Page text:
There are certain things to expect every Oscar season. The films that become the front runner early on that people haven’t seen yet (which this year could be The Wolf of Wall Street or American Hustle) which sometimes deliver and sometimes don’t, the sneaky films that manage to stick around (which could be Lee Daniels’ The Butler or Gravity) and the films that are obviously meant to be a prestige picture, but aren’t embraced by the academy or critics. Right now that’s looking like The Fifth Estate.

Bill Condon‘s follow up to the final two Twilight movies screened at Toronto, which was a make or break decision. If it played well, then it would build Oscar buzz for a month or so into its wide release. If it didn’t, then it would be released to little fanfare and less box office. Right now it looks like the latter is the case as the Toronto fest screenings left audiences cold and unsatisfied, if partly because it wasn’t a full picture of Julian Assange (as played by Benedict Cumberbatch), and the wikileaks scandal. Is Assange a hero or villiain or possibly both? The film’s merits may be better judged from a distance, but that doesn’t help its Oscar chances.

And good intentions were surely there, in the sense that if it worked it could have been the All the President’s Men for the cyber age. But the film never found that traction early on, so it’s likely that it won’t upon release, unless mainstream audiences embrace the picture. Will they? Modern cinema has shown that even when done well (like The Hurt Locker) there tends to be a smaller audience for films about modern crises.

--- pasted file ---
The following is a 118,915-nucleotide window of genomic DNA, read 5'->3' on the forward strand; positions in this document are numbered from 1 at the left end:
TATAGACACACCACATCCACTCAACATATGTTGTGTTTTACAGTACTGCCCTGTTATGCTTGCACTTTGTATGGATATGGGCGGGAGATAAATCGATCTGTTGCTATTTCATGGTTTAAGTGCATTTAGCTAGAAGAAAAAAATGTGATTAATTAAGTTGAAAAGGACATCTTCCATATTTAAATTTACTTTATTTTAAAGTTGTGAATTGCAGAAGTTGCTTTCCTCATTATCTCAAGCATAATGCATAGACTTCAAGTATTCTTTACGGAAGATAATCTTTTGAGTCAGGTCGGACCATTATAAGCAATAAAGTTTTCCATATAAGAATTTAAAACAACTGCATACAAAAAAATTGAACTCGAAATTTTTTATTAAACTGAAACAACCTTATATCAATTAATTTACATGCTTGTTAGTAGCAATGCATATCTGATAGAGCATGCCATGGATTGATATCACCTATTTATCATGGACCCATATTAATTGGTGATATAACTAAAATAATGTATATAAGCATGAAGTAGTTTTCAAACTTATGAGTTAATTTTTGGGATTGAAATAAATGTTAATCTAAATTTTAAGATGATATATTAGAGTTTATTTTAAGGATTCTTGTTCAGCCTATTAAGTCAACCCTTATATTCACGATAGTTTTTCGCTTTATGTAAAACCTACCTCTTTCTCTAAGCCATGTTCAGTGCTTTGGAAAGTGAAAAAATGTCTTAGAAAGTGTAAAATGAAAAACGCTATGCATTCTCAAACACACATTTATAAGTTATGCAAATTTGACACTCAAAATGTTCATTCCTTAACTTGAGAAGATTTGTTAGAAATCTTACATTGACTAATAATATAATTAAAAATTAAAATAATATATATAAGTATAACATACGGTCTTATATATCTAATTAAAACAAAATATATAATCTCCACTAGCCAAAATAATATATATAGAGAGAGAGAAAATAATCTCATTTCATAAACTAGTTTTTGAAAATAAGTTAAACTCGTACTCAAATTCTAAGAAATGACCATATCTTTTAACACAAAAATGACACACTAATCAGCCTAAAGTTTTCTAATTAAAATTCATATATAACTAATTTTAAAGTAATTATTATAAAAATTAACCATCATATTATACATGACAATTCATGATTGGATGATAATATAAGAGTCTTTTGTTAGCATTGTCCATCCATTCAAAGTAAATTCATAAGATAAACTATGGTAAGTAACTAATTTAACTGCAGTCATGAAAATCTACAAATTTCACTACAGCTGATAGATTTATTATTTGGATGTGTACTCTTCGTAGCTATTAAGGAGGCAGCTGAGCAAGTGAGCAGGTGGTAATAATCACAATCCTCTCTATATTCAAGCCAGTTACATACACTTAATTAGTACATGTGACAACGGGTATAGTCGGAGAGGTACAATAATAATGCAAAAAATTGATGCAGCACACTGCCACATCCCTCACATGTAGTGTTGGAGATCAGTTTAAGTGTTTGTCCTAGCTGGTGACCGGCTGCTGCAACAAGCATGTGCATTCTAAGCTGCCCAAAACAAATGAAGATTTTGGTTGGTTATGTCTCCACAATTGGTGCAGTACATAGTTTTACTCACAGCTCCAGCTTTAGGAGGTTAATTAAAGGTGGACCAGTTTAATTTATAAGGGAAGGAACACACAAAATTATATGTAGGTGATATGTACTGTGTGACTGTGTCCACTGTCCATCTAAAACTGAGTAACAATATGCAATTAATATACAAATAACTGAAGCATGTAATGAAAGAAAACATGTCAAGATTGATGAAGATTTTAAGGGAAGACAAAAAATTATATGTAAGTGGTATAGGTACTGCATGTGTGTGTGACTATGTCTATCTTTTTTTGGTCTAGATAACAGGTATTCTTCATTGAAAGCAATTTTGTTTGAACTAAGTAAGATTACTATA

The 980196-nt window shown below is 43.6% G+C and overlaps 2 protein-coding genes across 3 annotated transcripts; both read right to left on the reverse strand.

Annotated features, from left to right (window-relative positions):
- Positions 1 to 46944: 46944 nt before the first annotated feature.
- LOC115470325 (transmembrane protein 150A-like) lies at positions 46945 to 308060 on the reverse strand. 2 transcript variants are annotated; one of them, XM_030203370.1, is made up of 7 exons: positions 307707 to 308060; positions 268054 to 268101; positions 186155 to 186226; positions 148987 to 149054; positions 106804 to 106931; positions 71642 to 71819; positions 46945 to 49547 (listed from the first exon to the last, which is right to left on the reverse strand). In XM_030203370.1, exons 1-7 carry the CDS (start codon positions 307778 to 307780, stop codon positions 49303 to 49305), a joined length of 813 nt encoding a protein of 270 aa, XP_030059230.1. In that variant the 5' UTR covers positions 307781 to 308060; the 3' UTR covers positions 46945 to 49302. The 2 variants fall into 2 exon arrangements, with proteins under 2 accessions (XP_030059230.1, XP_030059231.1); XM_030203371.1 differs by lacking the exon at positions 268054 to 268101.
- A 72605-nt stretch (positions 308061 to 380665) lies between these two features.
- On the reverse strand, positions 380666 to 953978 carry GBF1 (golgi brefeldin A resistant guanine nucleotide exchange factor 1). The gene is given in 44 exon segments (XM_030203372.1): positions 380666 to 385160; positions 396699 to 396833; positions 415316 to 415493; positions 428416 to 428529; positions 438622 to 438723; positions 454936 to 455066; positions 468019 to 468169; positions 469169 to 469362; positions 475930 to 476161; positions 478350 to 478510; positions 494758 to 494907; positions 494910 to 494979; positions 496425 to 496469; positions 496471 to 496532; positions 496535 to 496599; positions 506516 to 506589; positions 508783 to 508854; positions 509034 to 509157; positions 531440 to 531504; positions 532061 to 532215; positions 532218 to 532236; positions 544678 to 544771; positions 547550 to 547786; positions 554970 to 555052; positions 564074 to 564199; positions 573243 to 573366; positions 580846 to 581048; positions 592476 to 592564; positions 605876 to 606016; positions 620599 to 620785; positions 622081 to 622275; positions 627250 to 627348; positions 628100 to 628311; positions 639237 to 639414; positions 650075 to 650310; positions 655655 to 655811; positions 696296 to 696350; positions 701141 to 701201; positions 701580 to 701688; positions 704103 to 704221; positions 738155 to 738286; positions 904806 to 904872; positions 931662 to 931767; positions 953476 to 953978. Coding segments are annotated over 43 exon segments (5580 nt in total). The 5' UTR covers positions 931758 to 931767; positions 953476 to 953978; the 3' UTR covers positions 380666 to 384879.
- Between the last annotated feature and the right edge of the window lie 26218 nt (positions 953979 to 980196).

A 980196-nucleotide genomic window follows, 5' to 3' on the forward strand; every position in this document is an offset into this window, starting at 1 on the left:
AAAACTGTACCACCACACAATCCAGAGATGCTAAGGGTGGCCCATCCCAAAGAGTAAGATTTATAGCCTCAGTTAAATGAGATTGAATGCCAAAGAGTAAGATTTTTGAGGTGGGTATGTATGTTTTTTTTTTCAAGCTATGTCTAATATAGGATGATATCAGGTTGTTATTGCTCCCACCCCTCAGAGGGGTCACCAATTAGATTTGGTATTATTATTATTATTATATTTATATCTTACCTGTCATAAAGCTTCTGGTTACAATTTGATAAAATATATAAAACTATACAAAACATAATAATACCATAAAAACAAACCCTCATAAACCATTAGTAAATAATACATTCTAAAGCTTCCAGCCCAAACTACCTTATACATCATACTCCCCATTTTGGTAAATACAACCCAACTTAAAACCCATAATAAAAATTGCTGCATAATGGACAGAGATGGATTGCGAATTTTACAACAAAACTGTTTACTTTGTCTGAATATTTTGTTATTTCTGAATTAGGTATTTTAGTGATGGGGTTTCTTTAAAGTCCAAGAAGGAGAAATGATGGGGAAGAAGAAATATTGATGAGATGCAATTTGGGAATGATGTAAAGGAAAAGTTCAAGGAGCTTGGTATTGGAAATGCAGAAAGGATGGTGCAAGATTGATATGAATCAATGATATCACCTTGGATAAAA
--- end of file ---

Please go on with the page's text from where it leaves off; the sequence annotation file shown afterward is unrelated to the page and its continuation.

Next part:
This is partly because of how films are sold and marketed, but also (something that Alfonso Cuaron pointed out recently) a reaction to a post-9/11 America. Not only is it harder to sell foreign films, but with an economy that has flagged, the modern adult and modern family don’t have the money they once did. Which is why ticket prices have risen, and why people don’t go to the movies like they used to. There are fewer people taking chances on their entertainment, and the youth class, which is more likely to have extra cash on hand, hasn’t been raised in an environment where they necessarily want to go to an art film for fun. If the economy recovers significantly, that could change, but the bubble of the 90′s is long gone, and with it people willing to take risks. It boils down to this: If you only have a set amount of money for food, why would you try a Thai restaurant you’ve never tried if you know you can get what you want from a burger place? Maybe if you had more money, you’d be up for taking a risk on something new, but when you don’t have that much flexibility, it seems more prudent to get what will satisfy. To stick with comfort food.

That said, there’s likely nothing that could have salvaged The Fifth Estate after the Toronto reviews, unless the tides turn with upcoming reviews. And that doesn’t seem in the cards.

Will you catch The Fifth Estate this weekend?